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Cadets stand for the national anthem before a speech by U.S. President Barack Obama in Eisenhower Hall at the United States Military Academy at West Point on Dec. 1, 2009.

Chris Hondros/Getty Images

More than economic depression, recession or domestic affairs, war defines the presidencies of U.S. leaders who feel compelled or forced to wage it. Barack Obama has chosen to become one of them.

Few who voted for Mr. Obama, and fewer still among those who did not, could have imagined that the defining act of his first year in office would consist of an escalation of U.S. military engagement abroad.

But by sending another 30,000 U.S. troops to Afghanistan - on top of the 21,000 he dispatched last spring - this year's Nobel Peace Prize laureate will have tripled the American military presence there by the time the last of the reinforcements arrive in mid-2010.

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"I make this decision because I am convinced that our security is at stake in Afghanistan and Pakistan. This is the epicentre of the violent extremism practised by al-Qaeda," Mr. Obama warned Tuesday night in a televised speech from the United States Military Academy at West Point, N.Y.

For a leader often criticized for being overly cautious, the Afghan surge is a muscular act that will undermine Republican criticism of Mr. Obama as weak-kneed - though the mechanical, at times listless, delivery with which the President laid out his strategy will nourish doubts on the right about his commitment to it.

"This does not look like political triangulation. He's giving [U.S. commander in Afghanistan General]Stanley McChrystal most of what he asked for," opined Charles Kupchan, a senior fellow at the Council on Foreign Relations and a professor of international affairs at Georgetown University in Washington. "If it is true that the Obama administration inherited this conflict, it has now put its imprint on it in an indelible way."

The price of failure could be Mr. Obama's presidency, just as entanglement in Iraq became George W. Bush's albatross. And most experts agree that success in Afghanistan is still not the most likely of outcomes.

War, especially of the counter-insurgency kind, is chaotic and no amount of deliberation or meticulous planning - in which Mr. Obama can be said to have engaged liberally - can control for a situation with as many moving parts as the powder keg known as Af-Pak.

By definitively tying his inchoate presidency to subduing the Taliban and depriving al Qaeda of a safe haven, Mr. Obama is the latest U.S. commander-in-chief to take up arms in support of a friendly - if seriously flawed - regime to achieve broader U.S. geopolitical goals.

If his decision-making process is more methodical and less instinctual than that of Mr. Bush, the end result is similar. It was Mr. Obama's predecessor who oversaw the "troop surge" in Iraq that has made the gradual withdrawal of U.S. soldiers from that country now possible.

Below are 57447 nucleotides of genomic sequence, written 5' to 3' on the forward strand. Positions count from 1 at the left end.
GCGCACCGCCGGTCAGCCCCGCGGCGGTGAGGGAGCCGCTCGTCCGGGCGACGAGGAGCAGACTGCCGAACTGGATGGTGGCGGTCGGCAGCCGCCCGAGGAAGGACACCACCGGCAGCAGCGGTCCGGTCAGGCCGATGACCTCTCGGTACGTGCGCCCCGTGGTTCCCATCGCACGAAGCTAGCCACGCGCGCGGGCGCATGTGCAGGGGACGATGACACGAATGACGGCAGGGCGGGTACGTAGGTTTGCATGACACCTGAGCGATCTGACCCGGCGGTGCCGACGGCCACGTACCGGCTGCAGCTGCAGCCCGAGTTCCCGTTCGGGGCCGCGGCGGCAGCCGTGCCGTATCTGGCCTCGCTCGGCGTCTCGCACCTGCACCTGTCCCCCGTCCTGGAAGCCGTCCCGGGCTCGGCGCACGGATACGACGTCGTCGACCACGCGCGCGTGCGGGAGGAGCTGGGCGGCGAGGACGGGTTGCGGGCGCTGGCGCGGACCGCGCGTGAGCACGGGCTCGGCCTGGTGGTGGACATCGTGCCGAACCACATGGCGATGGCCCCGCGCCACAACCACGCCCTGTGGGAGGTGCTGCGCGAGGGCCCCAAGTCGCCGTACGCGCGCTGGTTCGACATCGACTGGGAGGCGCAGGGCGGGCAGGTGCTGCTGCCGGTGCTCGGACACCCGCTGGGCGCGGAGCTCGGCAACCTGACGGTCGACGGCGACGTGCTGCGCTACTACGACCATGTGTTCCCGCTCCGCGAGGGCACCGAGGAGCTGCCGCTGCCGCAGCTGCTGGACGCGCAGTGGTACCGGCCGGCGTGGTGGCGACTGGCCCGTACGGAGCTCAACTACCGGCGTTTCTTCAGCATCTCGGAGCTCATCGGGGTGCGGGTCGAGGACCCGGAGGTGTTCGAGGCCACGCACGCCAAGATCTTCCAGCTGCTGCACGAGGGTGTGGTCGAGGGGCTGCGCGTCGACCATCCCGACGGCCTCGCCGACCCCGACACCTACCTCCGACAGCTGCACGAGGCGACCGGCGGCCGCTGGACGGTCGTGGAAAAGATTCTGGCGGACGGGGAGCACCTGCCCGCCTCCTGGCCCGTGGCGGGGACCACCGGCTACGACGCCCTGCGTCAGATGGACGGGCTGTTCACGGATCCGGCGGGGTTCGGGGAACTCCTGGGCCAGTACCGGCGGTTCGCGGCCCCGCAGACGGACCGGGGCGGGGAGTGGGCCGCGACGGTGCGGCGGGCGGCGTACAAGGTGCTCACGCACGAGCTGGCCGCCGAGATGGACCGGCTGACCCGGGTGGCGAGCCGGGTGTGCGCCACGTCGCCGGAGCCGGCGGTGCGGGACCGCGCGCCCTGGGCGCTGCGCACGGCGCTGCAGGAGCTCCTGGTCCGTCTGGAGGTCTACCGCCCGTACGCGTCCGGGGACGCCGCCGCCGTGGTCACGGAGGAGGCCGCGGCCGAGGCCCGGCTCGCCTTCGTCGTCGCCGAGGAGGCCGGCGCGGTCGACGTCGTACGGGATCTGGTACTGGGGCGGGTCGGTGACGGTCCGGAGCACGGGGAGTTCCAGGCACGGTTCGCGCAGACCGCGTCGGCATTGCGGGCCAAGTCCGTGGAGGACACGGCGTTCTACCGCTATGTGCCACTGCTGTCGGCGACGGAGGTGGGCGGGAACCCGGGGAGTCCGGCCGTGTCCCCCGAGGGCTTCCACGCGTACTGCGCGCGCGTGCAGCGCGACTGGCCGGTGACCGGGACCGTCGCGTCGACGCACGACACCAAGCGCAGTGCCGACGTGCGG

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The one big difference between presidents 43 and 44, however, is that Mr. Obama has publicly set out a timeline for drawing down U.S. troops in Afghanistan and handing off responsibility for national security to the domestic forces of what is supposed to become a functioning, if not quite peaceable, democracy.

Just how committed is Mr. Obama to seeing this strategy through if the timeline he laid out last night is not met? Republicans doubt that he has the stomach for sticking it out. But the voters to whom Mr. Obama owes his presidency will support a troop surge only if he promises to cut U.S. losses if his benchmarks aren't achieved by prescribed dates, and will do so begrudgingly at that. The danger is that domestic political exigencies force Mr. Obama to pull troops out prematurely.

"What I'm concerned about is that with so much attention being paid to what's going on [in the short-term]that things will go in the right direction, but once we lose our focus on Afghanistan, [progress]is going to be derailed," warned Karin von Hippel, a senior fellow at the Center for Strategic and International Studies in Washington.

Still, with the cost of the Afghan war set to explode to more than $100-billion annually with the surge, from the $20-billion spent in 2006, Americans increasingly feel their debt-strapped country cannot afford several more years of deep military involvement in a far-flung region.

But while there are probably as many first rules of warfare as there are generals, a strong candidate for second place among the axioms of armed conflict is this one: War respects no political calendar.

President Lyndon Baines Johnson tried to wage the Vietnam War according to the U.S. political cycle, postponing his own "troop surge" until after the 1964 election and betting U.S. withdrawal would have begun before the next one. He got it so wrong he didn't even bother running in 1968.

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Now, Barack Obama is promising to begin drawing down U.S. troop levels from Afghanistan barely a year after all of the 30,000 reinforcements announced Tuesday will have arrived and a comfortable 16 months before Americans decide whether to give Mr. Obama four more years.

Mr. Obama, the commander-in-chief, must now prove he is no LBJ.

<iframe src="" scrolling="no" height="650px" width="600px" frameBorder ="0" allowTransparency="true" ><a href="" >Paul Koring on Obama's announcement</a></iframe>

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Columnist Konrad Yakabuski writes on politics, policy and business for The Globe and Mail’s Comment section and Report on Business. More

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